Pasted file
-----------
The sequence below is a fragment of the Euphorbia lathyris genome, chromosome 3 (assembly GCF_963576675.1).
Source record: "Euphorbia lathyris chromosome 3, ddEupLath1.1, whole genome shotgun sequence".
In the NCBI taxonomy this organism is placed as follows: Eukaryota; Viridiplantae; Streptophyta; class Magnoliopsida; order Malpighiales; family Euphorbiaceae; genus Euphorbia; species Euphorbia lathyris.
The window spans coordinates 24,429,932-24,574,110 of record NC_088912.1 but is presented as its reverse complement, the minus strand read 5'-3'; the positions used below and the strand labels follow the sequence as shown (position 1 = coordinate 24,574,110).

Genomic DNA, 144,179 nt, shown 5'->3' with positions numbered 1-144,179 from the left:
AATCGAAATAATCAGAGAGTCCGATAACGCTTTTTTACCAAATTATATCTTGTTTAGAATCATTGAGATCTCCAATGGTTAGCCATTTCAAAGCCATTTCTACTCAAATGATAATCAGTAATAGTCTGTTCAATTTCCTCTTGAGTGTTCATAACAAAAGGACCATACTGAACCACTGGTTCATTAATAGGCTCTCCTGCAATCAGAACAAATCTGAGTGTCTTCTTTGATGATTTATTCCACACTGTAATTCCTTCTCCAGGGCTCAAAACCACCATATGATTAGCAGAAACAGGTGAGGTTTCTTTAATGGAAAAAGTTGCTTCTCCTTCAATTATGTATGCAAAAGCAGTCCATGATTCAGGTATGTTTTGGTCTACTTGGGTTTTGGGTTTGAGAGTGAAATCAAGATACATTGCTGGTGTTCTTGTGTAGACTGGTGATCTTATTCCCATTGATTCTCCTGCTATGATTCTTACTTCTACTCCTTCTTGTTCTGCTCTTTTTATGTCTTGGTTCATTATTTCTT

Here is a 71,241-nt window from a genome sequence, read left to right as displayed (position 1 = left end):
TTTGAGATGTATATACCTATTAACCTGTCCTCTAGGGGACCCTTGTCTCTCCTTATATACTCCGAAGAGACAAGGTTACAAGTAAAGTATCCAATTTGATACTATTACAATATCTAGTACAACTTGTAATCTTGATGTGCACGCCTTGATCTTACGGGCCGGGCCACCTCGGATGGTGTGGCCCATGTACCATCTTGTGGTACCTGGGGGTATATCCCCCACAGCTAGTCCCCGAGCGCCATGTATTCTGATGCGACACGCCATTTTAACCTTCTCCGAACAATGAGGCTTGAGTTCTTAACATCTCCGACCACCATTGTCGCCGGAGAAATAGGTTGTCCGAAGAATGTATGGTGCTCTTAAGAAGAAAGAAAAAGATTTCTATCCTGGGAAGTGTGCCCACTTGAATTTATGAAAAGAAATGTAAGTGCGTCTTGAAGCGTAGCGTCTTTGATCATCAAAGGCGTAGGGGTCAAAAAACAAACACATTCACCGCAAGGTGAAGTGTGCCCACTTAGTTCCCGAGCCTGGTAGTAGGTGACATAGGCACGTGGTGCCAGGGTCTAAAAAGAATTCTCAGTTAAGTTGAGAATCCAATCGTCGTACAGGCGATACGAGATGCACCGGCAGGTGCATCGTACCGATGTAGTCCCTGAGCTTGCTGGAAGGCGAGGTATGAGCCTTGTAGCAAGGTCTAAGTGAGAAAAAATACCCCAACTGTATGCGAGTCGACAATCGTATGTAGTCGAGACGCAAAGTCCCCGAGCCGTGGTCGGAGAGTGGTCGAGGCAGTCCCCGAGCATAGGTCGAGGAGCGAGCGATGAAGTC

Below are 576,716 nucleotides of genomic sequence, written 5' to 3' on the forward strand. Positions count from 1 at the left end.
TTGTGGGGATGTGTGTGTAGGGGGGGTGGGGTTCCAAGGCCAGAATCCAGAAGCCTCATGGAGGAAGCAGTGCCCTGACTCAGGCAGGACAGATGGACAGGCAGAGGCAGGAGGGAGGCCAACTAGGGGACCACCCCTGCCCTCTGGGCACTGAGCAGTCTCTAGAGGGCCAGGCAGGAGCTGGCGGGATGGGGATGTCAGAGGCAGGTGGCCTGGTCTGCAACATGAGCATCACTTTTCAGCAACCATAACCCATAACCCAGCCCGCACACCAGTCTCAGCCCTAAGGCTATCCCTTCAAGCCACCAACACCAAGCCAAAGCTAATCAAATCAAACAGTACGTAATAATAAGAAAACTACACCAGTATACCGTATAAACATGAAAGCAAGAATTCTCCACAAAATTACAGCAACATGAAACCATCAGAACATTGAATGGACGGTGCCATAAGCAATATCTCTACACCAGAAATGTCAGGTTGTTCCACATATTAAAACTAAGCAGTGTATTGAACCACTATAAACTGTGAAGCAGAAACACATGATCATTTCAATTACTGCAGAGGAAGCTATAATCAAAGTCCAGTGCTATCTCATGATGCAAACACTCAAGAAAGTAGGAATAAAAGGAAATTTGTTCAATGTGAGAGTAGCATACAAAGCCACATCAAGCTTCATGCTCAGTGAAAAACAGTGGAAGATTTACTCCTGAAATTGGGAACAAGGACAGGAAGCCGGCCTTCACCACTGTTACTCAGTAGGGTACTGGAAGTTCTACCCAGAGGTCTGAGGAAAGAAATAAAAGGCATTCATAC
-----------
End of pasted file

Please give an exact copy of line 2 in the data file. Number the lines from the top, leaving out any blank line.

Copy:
Source record: "Euphorbia lathyris chromosome 3, ddEupLath1.1, whole genome shotgun sequence".